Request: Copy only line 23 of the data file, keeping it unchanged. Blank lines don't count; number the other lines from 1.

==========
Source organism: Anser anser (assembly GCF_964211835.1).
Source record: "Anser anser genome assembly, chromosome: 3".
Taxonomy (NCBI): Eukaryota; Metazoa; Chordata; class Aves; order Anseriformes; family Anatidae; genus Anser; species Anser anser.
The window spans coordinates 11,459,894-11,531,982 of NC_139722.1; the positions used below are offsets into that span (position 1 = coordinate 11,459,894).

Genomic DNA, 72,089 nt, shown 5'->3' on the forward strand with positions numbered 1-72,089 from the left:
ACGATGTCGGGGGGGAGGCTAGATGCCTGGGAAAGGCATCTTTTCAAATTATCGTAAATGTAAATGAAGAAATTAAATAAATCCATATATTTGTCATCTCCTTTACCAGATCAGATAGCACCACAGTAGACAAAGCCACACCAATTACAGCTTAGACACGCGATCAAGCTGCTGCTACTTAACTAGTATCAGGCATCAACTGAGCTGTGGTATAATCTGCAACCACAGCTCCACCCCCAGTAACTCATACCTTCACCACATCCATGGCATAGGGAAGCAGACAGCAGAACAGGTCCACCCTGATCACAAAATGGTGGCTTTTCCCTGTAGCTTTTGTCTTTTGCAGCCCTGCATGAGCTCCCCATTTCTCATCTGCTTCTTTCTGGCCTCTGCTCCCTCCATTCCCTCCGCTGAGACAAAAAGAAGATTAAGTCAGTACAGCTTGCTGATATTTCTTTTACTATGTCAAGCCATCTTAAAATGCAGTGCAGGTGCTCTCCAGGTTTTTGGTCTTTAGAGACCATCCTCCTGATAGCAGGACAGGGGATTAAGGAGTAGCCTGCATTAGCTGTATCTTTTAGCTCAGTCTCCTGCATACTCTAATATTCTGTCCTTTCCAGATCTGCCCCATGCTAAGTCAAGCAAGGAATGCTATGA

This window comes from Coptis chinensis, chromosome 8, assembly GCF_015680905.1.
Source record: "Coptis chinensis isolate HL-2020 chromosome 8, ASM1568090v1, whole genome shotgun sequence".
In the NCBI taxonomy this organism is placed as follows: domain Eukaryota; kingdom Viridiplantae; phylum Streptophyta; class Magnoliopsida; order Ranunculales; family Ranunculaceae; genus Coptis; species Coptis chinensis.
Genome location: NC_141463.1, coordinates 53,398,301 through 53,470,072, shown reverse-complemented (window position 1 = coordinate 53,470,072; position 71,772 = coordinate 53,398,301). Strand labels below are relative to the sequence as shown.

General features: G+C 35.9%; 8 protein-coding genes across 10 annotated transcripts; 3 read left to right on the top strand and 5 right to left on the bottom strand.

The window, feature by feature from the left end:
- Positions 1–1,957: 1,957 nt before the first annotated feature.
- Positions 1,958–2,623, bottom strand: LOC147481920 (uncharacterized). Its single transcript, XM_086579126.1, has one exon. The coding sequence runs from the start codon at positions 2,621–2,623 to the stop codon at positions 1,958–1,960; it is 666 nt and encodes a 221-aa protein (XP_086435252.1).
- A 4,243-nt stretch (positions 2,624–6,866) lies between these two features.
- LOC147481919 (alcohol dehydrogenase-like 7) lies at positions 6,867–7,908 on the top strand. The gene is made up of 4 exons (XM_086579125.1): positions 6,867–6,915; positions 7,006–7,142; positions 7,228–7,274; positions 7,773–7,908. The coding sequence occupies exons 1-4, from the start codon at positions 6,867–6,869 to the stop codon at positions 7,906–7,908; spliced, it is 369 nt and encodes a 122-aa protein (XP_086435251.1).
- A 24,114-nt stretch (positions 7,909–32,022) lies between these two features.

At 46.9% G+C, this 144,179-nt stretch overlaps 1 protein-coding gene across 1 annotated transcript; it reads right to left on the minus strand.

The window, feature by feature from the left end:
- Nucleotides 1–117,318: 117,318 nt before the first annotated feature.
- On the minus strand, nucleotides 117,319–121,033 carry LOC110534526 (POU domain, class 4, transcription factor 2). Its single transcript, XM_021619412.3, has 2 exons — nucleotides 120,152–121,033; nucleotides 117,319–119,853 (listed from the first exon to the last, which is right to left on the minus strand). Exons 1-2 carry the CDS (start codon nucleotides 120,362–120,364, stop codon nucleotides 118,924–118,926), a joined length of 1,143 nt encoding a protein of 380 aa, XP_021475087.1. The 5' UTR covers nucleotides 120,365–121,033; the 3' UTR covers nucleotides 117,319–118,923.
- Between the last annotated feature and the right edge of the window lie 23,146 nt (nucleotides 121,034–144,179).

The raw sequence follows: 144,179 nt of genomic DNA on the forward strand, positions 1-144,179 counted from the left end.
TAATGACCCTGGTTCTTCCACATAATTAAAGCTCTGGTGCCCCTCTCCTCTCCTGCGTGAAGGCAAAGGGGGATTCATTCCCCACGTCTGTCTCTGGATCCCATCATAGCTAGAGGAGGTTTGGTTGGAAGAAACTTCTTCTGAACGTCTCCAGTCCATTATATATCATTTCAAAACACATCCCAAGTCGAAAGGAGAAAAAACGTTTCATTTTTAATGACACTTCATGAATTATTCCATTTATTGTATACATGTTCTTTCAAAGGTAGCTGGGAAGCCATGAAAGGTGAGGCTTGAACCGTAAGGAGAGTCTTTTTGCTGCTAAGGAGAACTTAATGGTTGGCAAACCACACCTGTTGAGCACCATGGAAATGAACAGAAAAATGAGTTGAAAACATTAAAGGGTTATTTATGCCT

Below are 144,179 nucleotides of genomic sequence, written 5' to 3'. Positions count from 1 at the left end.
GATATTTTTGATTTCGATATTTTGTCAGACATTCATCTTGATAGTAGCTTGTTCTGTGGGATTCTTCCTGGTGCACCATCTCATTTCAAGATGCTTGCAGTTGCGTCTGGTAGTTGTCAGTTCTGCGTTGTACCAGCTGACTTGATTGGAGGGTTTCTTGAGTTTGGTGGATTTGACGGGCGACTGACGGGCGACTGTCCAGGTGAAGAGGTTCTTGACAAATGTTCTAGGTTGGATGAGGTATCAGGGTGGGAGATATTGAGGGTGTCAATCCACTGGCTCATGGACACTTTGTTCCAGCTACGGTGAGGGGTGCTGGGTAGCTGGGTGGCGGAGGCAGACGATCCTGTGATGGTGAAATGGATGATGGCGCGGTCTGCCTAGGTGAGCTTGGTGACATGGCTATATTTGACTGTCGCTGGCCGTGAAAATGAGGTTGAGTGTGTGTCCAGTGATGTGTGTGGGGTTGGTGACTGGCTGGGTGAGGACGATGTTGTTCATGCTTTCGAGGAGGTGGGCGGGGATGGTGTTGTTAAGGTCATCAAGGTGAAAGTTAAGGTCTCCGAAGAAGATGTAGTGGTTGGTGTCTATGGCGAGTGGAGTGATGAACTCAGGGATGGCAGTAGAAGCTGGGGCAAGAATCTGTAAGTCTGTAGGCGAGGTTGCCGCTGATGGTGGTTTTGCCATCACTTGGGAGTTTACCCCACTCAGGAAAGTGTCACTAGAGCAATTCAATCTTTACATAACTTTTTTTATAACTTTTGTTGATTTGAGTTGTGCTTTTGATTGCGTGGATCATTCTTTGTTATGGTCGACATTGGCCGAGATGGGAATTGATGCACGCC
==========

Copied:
The raw sequence follows: 144,179 nt of genomic DNA on the forward strand, positions 1-144,179 counted from the left end.